Clin Psychopharmacol Neurosci.  2012 Apr;10(1):54-58.

The Impact of Personality Traits on Emotional Responses to Interpersonal Stress

  • 1The Catholic University of Korea, College of Medicine, Seoul, Korea.
  • 2Department of Psychiatry, Uijeongbu St. Mary's Hospital, The Catholic University of Korea, College of Medicine, Uijeongbu, Korea.


OBJECTIVE: The aim of the present study was to examine the impact of personality traits on emotional responses to interpersonal stress.
Thirty-two healthy college students (18 men, 14 women; age 25.2+/-2.7 years) participated in the study. Mood and anxiety were assessed with the Beck Depression Inventory and the State Trait Anxiety Inventory. Personality traits were assessed with the Interpersonal Sensitivity Measure (IPSM). The subjective emotional responses of participants to different (i.e., negative, neutral, and positive) interpersonal feedback were measured.
Subject responses were positive to positive interpersonal feedback and negative to negative interpersonal feedback. The IPSM fragile inner self subscore was negatively correlated with the subjective emotional ratings in response to interpersonal feedback. No correlation was found between validation measures (i.e., the degree of attention in the task and task difficulty) and subjective emotional responses.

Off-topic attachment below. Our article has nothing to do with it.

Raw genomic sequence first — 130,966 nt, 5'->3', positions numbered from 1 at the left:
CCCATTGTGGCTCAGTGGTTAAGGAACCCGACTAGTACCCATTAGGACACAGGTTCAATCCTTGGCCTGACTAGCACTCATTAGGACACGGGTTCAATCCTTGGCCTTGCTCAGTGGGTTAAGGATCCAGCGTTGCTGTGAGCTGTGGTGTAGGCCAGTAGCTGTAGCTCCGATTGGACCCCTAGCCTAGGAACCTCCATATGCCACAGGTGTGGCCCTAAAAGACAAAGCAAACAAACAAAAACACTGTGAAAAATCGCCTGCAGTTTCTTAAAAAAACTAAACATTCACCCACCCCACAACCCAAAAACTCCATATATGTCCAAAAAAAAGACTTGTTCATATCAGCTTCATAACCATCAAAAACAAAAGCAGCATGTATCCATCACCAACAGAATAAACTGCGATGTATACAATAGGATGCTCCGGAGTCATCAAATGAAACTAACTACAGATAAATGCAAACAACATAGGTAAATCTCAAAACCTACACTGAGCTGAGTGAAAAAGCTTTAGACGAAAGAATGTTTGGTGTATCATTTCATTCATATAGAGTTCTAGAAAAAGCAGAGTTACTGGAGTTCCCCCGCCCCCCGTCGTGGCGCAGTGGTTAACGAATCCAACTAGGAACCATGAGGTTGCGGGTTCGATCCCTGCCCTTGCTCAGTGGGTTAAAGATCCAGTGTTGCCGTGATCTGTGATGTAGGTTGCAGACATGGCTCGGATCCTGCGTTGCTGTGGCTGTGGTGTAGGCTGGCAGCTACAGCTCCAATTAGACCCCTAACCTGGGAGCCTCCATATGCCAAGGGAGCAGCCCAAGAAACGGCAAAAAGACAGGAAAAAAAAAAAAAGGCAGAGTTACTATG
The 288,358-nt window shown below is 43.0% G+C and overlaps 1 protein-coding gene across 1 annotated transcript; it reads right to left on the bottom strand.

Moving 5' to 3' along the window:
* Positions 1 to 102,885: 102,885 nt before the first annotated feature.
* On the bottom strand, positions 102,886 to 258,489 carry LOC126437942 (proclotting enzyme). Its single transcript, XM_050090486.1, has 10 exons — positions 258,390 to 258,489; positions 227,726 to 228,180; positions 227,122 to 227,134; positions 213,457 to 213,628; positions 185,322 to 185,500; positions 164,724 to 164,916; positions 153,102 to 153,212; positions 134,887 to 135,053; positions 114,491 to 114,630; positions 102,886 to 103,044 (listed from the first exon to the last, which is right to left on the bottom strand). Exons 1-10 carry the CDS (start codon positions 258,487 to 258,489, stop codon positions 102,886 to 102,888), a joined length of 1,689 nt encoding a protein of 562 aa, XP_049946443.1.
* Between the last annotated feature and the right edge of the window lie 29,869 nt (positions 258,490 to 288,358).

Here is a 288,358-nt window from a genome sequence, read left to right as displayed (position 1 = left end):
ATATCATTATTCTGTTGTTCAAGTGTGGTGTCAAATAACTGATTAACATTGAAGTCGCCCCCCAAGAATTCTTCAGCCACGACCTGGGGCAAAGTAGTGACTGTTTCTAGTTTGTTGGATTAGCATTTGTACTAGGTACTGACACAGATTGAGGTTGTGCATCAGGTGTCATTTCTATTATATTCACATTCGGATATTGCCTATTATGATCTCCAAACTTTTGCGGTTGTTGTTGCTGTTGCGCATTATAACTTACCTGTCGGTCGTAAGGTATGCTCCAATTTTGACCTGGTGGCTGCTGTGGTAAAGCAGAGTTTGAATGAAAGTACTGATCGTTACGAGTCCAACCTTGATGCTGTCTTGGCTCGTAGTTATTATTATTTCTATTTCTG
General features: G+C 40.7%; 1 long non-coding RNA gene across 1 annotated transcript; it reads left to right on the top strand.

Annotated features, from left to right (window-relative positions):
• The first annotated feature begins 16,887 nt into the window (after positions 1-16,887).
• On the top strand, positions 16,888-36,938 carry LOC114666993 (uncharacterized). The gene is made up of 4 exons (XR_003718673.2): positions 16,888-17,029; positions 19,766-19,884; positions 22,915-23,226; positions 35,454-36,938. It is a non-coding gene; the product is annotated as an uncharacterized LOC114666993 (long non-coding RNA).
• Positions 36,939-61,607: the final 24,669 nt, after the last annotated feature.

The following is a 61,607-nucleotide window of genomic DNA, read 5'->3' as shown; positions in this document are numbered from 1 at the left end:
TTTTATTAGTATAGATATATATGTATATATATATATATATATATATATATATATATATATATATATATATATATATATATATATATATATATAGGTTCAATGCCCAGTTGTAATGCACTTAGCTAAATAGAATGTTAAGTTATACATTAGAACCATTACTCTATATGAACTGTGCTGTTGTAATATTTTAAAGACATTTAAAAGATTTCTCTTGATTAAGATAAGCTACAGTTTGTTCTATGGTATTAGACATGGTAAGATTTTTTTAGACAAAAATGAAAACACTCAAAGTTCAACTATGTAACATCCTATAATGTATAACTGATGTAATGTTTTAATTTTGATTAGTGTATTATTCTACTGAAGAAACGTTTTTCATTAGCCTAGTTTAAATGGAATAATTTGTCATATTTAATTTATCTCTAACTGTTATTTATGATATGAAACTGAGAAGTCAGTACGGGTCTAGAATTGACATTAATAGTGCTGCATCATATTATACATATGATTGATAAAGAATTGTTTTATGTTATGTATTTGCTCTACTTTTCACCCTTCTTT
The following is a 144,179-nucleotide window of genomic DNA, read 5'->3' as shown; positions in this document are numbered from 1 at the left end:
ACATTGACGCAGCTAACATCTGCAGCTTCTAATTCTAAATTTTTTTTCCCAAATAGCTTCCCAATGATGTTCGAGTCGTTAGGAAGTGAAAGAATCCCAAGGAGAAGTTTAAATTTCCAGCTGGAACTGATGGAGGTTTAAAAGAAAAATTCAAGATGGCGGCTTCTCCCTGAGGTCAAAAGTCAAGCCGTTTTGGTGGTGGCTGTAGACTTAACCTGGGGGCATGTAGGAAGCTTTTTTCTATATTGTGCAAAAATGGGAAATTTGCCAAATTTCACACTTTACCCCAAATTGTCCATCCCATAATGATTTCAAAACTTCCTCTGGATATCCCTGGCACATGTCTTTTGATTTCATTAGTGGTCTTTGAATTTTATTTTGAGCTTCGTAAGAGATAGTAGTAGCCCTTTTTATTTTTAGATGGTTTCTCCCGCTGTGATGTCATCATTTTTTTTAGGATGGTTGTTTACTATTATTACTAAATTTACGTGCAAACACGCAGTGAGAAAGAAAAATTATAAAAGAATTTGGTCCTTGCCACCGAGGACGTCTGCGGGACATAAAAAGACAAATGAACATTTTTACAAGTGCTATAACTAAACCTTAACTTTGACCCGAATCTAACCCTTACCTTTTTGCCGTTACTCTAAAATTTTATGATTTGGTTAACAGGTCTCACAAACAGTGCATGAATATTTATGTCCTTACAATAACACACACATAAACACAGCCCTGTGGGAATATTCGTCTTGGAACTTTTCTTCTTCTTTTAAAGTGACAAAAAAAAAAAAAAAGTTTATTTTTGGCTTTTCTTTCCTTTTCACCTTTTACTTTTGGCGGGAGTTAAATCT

Taken together, emotional responses to interpersonal stress may be modulated by personality traits and may impact health and psychological outcomes. Therefore, proper screening and stress management programs that focus on personality traits may improve the mental health of college students.


Interpersonal relations; Psychological stress; Emotional stress; Personality
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